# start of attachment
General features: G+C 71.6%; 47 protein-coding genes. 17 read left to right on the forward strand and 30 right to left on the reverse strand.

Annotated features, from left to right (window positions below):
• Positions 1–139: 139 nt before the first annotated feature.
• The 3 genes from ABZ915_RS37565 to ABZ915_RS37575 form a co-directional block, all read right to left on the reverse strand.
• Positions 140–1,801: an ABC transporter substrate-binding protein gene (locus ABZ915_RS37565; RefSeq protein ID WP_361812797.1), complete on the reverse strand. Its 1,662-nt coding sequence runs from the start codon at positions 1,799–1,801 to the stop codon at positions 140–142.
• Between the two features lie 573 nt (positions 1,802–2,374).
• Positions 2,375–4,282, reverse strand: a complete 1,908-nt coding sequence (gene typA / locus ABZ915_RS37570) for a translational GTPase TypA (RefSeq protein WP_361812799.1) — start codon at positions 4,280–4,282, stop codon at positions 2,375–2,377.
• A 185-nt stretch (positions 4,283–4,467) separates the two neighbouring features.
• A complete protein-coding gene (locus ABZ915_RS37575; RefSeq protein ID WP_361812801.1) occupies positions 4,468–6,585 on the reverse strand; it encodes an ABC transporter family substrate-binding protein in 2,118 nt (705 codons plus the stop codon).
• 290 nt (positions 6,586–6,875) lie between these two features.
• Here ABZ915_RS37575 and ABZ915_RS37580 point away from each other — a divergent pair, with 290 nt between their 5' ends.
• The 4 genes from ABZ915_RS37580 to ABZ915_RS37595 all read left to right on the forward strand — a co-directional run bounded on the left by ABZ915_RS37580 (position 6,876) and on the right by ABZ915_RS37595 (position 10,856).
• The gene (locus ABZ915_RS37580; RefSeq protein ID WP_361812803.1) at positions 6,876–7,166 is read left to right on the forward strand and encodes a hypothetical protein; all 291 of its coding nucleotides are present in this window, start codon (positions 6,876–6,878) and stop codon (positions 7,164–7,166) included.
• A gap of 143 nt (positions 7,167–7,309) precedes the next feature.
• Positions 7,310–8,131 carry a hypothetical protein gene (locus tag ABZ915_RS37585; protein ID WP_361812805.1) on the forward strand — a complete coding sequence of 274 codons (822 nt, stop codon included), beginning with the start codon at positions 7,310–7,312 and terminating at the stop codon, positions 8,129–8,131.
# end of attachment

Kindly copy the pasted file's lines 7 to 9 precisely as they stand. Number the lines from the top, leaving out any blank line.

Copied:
• Positions 2,375–4,282, reverse strand: a complete 1,908-nt coding sequence (gene typA / locus ABZ915_RS37570) for a translational GTPase TypA (RefSeq protein WP_361812799.1) — start codon at positions 4,280–4,282, stop codon at positions 2,375–2,377.
• A 185-nt stretch (positions 4,283–4,467) separates the two neighbouring features.
• A complete protein-coding gene (locus ABZ915_RS37575; RefSeq protein ID WP_361812801.1) occupies positions 4,468–6,585 on the reverse strand; it encodes an ABC transporter family substrate-binding protein in 2,118 nt (705 codons plus the stop codon).